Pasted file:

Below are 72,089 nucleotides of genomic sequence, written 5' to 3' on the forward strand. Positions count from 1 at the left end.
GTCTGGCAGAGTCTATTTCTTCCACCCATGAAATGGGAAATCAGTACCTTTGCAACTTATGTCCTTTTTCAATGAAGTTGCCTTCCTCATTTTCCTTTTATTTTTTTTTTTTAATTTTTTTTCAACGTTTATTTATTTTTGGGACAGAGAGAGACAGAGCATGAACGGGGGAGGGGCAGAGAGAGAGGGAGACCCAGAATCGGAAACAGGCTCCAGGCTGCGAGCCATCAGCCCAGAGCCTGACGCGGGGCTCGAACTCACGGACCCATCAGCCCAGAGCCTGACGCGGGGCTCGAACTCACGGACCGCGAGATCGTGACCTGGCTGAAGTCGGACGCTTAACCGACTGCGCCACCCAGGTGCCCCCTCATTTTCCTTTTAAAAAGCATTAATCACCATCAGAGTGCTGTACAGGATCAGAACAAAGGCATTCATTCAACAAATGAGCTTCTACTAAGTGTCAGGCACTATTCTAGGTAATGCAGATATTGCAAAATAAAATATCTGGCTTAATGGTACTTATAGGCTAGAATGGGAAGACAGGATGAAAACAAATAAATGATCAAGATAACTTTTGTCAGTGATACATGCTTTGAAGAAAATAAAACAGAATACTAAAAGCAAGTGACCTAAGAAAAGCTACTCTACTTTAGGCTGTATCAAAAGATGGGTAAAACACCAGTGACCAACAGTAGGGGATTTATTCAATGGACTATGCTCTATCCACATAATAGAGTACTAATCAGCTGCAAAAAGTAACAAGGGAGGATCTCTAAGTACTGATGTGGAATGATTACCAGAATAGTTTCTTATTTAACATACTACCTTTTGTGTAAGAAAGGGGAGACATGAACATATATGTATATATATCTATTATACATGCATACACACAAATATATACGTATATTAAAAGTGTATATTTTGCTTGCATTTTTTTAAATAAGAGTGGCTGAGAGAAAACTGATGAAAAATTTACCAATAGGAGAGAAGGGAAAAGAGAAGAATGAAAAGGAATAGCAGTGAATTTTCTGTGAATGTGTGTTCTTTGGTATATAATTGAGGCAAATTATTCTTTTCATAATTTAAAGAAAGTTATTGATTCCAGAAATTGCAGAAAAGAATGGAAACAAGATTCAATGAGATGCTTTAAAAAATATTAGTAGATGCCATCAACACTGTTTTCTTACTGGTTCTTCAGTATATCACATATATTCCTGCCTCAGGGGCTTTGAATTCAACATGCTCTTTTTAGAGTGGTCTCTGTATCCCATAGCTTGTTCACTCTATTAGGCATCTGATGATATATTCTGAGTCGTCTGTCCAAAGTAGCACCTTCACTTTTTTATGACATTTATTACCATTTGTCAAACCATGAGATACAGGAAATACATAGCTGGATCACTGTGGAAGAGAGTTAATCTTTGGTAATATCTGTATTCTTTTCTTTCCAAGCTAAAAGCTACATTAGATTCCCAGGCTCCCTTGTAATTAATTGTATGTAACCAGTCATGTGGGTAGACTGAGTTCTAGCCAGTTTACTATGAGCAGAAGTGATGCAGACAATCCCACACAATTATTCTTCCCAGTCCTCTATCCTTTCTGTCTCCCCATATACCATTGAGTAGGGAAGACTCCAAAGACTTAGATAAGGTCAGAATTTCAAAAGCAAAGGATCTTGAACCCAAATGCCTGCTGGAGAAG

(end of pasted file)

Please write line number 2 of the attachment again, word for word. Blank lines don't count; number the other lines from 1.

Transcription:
GTCTGGCAGAGTCTATTTCTTCCACCCATGAAATGGGAAATCAGTACCTTTGCAACTTATGTCCTTTTTCAATGAAGTTGCCTTCCTCATTTTCCTTTTATTTTTTTTTTTTAATTTTTTTTCAACGTTTATTTATTTTTGGGACAGAGAGAGACAGAGCATGAACGGGGGAGGGGCAGAGAGAGAGGGAGACCCAGAATCGGAAACAGGCTCCAGGCTGCGAGCCATCAGCCCAGAGCCTGACGCGGGGCTCGAACTCACGGACCCATCAGCCCAGAGCCTGACGCGGGGCTCGAACTCACGGACCGCGAGATCGTGACCTGGCTGAAGTCGGACGCTTAACCGACTGCGCCACCCAGGTGCCCCCTCATTTTCCTTTTAAAAAGCATTAATCACCATCAGAGTGCTGTACAGGATCAGAACAAAGGCATTCATTCAACAAATGAGCTTCTACTAAGTGTCAGGCACTATTCTAGGTAATGCAGATATTGCAAAATAAAATATCTGGCTTAATGGTACTTATAGGCTAGAATGGGAAGACAGGATGAAAACAAATAAATGATCAAGATAACTTTTGTCAGTGATACATGCTTTGAAGAAAATAAAACAGAATACTAAAAGCAAGTGACCTAAGAAAAGCTACTCTACTTTAGGCTGTATCAAAAGATGGGTAAAACACCAGTGACCAACAGTAGGGGATTTATTCAATGGACTATGCTCTATCCACATAATAGAGTACTAATCAGCTGCAAAAAGTAACAAGGGAGGATCTCTAAGTACTGATGTGGAATGATTACCAGAATAGTTTCTTATTTAACATACTACCTTTTGTGTAAGAAAGGGGAGACATGAACATATATGTATATATATCTATTATACATGCATACACACAAATATATACGTATATTAAAAGTGTATATTTTGCTTGCATTTTTTTAAATAAGAGTGGCTGAGAGAAAACTGATGAAAAATTTACCAATAGGAGAGAAGGGAAAAGAGAAGAATGAAAAGGAATAGCAGTGAATTTTCTGTGAATGTGTGTTCTTTGGTATATAATTGAGGCAAATTATTCTTTTCATAATTTAAAGAAAGTTATTGATTCCAGAAATTGCAGAAAAGAATGGAAACAAGATTCAATGAGATGCTTTAAAAAATATTAGTAGATGCCATCAACACTGTTTTCTTACTGGTTCTTCAGTATATCACATATATTCCTGCCTCAGGGGCTTTGAATTCAACATGCTCTTTTTAGAGTGGTCTCTGTATCCCATAGCTTGTTCACTCTATTAGGCATCTGATGATATATTCTGAGTCGTCTGTCCAAAGTAGCACCTTCACTTTTTTATGACATTTATTACCATTTGTCAAACCATGAGATACAGGAAATACATAGCTGGATCACTGTGGAAGAGAGTTAATCTTTGGTAATATCTGTATTCTTTTCTTTCCAAGCTAAAAGCTACATTAGATTCCCAGGCTCCCTTGTAATTAATTGTATGTAACCAGTCATGTGGGTAGACTGAGTTCTAGCCAGTTTACTATGAGCAGAAGTGATGCAGACAATCCCACACAATTATTCTTCCCAGTCCTCTATCCTTTCTGTCTCCCCATATACCATTGAGTAGGGAAGACTCCAAAGACTTAGATAAGGTCAGAATTTCAAAAGCAAAGGATCTTGAACCCAAATGCCTGCTGGAGAAG